At the age of 16, Jahi Di'Allo Winston has already played Kevin Hart’s son in The Upside, co-starred with Taraji P. Henson in Proud Mary, and depicted a young Ralph Tresvant in The New Edition Story. That’s not to mention cameos in movies by Jim Jarmusch and Melina Matsoukas, nor co-leading Netflix’s Everything Sucks! “I’m proud that so early on in my career, I’ve been able to be an example for little black boys and girls for what’s possible,” Winston says. “I sometimes feel I’m not worthy. I also feel like I haven’t touched the surface.”
An Atlanta-based singer, dancer, writer and actor, Winston launched his multi-hyphenate career on Broadway as Simba in The Lion King. The movie and TV roles swiftly followed with an emphasis on thought-provoking material. “My creative manifesto is to challenge the status quo through my work,” Winston explains, “as well as to spark conversations about black masculinity in a way that hasn’t been done before.”
That will be evident in Winston’s upcoming movies, Charm City Kings and The Violent Heart. “All Ms. Maya Angelou wanted us to do was to tell the truth,” he adds. “Being as truthful as possible is the most powerful thing one can do.”
How did you start doing the work you do, and what inspires it?
Jahi Di'Allo Winston: I started doing the work I do by simply being myself. Over time, as I grew older, and started developing as a young black man in America, I realised that the issues plaguing my community were too complex for me to just sit back and reap the benefits of an incredibly rich industry without paying it forward. I had to not only do, but be the change I wanted to see. With that being said, I’m inspired by the brave black artists that came before me, who did exactly what I aim to do, and much more.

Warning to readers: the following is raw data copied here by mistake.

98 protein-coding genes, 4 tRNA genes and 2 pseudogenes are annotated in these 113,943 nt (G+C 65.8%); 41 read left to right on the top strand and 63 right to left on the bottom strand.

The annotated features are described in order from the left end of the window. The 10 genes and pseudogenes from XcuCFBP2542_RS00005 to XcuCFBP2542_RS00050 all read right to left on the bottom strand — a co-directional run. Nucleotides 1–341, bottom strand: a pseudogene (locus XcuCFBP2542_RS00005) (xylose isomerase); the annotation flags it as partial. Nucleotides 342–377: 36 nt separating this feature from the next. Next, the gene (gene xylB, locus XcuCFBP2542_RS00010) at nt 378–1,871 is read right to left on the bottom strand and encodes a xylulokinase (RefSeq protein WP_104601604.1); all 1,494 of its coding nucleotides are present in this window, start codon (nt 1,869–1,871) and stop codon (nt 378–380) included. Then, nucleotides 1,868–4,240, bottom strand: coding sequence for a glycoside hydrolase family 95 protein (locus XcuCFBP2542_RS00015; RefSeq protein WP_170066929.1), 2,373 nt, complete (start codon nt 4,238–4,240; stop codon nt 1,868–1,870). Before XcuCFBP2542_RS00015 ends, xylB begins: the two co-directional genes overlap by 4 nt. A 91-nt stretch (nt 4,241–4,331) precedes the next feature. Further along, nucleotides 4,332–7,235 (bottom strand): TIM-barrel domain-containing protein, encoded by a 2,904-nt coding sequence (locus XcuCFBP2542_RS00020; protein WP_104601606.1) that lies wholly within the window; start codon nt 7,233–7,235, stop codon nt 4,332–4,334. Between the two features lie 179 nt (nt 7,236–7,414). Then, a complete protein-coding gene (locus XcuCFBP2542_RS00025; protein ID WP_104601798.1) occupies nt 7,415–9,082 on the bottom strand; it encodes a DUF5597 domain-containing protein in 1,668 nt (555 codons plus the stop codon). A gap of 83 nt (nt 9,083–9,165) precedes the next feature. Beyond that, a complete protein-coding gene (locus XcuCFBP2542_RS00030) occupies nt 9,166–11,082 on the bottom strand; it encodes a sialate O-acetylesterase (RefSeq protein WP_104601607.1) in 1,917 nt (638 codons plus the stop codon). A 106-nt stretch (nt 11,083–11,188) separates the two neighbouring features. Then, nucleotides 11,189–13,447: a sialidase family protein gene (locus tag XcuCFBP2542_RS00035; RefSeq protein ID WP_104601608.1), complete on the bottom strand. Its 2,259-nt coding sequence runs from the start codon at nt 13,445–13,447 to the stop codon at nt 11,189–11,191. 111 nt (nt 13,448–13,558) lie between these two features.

What issues or causes are you passionate about and why?
Jahi Di'Allo Winston: Everything goes back to mental health. I’ve had to check in with myself when I’ve felt overwhelmed by whatever’s taking place in my life. I’m reminded of how severe the mental health crisis is when I go back home to Atlanta and hear of heinous crimes and events taking place 20 minutes away from my house. It’s hard to disconnect with what’s happening when it’s all so close to me. That said, it’s important to check in with loved ones and yourself, and to allow emotions to exist fully. It’s also important for me to implement these things in my community, given that a lot of young black men don’t know how to deal with trauma because no one ever really taught us how. So really, my mission comes full circle.
“I’m inspired by the brave black artists that came before me, who did exactly what I aim to do, and much more” – Jahi Di'Allo Winston
What creative or philanthropic project would you work on with a grant from the Dazed 100 Ideas Fund?
Jahi Di'Allo Winston: I’d create a documentary centred on the mental health crisis in marginalised communities, and make sure that 100 per cent of the proceeds from the film go towards individuals in those marginalised communities. This would not only bring more awareness to the mental health crisis across the nation, but also help bridge the gap between black and brown people in marginalised communities, and the wealthy, privileged white girl in Beverly Hills who may be suffering from anxiety or depression.